Among Vilnius’ great collection of holy places, the Church of St. Anne and Bernadine stands out from the rest. St. Anne's was constructed in 1500 and its striking brick exterior has not changed much over the last 500 years. Legend has it Napoleon was so impressed with St. Anne’s gorgeous Gothic architecture that he thought about dismantling the massive church and take it back to Paris as a souvenir.
The church and the 19th-century bell tower that rises beside St. Anne’s have become inseparable symbols of Vilnius.
Another of the city’s important religious places is The Gate of Dawn, or Sharp Gate. Originally one of the 10 gates in the city’s defensive wall, The Gate of Dawn is the only one that survived. Its was first mentioned in 1514 and in the 17th century a separate wooden chapel — it was later replaced by a brick version — was erected nearby and now houses the city’s famed golden image of the Blessed Virgin.
Cold War buffs will be intrigued by Vilnius’ Museum of Occupations and Freedom Fights which is housed in an infamous prison where many Lithuanians lost their lives while the country was under the iron rule of the former Soviet Union. The museum is located in the former KGB headquarters across from Lukiškės Square and reminds us of one of the country’s darkest eras.
One of the most intriguing areas in the Old Town to explore is Pilies St., the oldest and most ornate thoroughfare in Vilnius, which in ancient times lead to the Russian and Polish borders.
Above: Public art is everywhere in Vilnius, where many young artists come to practice their craft.
Kings, queens, popes and noblemen travelled this street on their way to Vilnius Castle. Pilies St. was first mentioned in 1530 and part of Vilnius University and the city’s remarkable botanical gardens, along with some of its most impressive buildings, are located along this street, which drifts off into Market Square.
Compact Vilnius (pop. 538,000) is a collection of small districts and touring them gives visitors an insight into everyday life in lovely Lithuania.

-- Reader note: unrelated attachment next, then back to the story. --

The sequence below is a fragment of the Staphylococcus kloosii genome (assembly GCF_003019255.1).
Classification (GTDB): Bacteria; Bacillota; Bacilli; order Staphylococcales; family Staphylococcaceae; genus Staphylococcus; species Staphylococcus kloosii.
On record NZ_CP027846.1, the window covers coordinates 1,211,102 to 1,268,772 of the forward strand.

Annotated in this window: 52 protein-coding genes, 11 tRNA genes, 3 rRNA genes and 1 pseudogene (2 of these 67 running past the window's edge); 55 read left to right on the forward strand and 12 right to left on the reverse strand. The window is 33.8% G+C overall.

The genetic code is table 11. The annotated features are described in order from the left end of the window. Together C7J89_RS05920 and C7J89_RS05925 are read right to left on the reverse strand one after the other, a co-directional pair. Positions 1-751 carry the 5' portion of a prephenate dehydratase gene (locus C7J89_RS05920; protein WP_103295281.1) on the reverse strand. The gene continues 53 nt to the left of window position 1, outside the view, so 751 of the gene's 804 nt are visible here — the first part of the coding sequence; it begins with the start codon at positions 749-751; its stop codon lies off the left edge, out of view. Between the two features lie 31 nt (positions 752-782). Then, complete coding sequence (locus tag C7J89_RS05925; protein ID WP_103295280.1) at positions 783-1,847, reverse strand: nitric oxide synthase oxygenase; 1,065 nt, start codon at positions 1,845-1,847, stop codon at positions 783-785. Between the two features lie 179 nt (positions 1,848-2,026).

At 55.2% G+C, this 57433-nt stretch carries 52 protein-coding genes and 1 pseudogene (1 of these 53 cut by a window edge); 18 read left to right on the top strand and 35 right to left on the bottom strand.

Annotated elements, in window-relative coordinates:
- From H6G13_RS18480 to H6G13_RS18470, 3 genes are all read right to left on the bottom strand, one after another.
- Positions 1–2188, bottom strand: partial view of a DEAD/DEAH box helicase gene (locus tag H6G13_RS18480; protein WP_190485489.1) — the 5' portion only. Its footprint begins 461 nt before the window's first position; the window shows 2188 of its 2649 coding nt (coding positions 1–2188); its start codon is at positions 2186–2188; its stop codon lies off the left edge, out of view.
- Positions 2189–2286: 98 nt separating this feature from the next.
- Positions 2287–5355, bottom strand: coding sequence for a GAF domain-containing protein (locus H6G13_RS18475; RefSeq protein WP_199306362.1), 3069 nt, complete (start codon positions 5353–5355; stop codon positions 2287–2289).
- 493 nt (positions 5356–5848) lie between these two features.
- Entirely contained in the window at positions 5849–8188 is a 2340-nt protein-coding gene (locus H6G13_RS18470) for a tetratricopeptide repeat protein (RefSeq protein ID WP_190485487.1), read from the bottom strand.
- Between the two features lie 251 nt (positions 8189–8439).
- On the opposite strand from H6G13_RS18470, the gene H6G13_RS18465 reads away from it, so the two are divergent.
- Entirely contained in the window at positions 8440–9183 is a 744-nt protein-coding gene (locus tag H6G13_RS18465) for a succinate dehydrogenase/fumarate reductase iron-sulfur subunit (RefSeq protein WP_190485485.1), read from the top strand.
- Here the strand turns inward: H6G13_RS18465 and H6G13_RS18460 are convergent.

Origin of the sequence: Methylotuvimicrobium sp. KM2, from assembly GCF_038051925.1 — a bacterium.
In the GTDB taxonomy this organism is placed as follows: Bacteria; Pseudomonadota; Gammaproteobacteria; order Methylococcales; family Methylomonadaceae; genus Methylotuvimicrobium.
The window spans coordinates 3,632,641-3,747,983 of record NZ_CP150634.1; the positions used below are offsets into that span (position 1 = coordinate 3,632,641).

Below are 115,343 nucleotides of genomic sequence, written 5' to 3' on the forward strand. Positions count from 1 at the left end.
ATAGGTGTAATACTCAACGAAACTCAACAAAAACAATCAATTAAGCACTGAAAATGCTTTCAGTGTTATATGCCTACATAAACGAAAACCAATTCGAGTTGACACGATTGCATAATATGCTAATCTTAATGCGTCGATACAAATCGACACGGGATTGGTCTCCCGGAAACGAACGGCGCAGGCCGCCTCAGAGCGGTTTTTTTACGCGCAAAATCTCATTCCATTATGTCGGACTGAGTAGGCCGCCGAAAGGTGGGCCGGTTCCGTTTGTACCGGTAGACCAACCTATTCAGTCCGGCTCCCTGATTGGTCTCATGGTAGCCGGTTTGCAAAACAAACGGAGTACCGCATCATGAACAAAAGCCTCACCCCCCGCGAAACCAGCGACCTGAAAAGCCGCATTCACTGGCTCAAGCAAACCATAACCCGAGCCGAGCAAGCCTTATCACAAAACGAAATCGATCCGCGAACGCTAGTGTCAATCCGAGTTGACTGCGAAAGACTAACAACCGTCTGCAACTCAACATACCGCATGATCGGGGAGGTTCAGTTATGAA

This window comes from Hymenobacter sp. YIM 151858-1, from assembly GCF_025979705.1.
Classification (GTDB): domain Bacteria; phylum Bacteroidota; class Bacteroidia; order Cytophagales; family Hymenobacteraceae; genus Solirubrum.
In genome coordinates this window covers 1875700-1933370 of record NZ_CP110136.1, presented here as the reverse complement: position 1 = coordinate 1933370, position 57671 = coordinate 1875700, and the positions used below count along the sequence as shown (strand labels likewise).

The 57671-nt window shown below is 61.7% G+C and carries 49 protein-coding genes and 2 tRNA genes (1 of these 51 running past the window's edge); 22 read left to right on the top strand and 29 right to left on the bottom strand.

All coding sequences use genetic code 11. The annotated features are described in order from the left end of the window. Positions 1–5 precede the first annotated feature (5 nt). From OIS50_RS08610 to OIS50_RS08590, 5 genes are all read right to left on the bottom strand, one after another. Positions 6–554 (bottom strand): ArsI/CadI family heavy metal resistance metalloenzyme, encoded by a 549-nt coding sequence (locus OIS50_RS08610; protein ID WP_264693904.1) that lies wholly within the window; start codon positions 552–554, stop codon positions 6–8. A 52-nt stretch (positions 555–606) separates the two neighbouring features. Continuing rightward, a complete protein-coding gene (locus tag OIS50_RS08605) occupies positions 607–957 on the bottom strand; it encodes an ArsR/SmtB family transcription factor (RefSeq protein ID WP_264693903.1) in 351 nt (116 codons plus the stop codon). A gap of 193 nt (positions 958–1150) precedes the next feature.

The smallest district, Užupis, certainly beats to a different drum. That’s because it’s home to Vilnius’ young artists, entrepreneurs and intellectuals. In 1997, on April Fools' Day, residents of Užupis sarcastically declared their independence and backed it up by introducing their own flag, money, constitution and even an anthem.
Užupis is separated from the Old Town by the Vilnelė River and its streets are lined with lots of funky art and wall murals.
The Glass Quarter is equally intriguing and once was home to the city’s vibrant Jewish community. The area started out 600 years ago and was home to the Goldsmiths Guild, which was founded in Vilnius in 1495. The quarter is still home to many jewellers, fashionable art shops, cozy restaurants, the city’s famed chamber orchestra and the legendary Stikliai Hotel.
Another great area of Vilnius to explore is the Stotis District, the former transportation hub that’s being transformed into as urban oasis of culture and nightlife. Its where the city’s main rail station (circa1862) is located and a trendy place where youthful Lithuanians like to call home.
Stotis sits right next to the Old Town and features many historic buildings of its own, like the treasured Halės Market, which dates back to 1906.
A short distance from Vilnius is Žvėrynas, a community whose roots go back to the 16th century. It features over 100 brightly coloured wooden homes and was once a resort town for the privileged of Vilnius. The area is now a Garden of Eden featuring parks and lush gardens.
The best way to end a visit to Vilnius is by visiting the Hill of Three Crosses, which looks down on the Old Town, the botanical gardens and the Vilnele River. The 12-metre-high Three Crosses monument has become a symbol of national pride and can be seen from almost everywhere in this incredibly beautiful city that is about to become a bucket list must for tourists worldwide.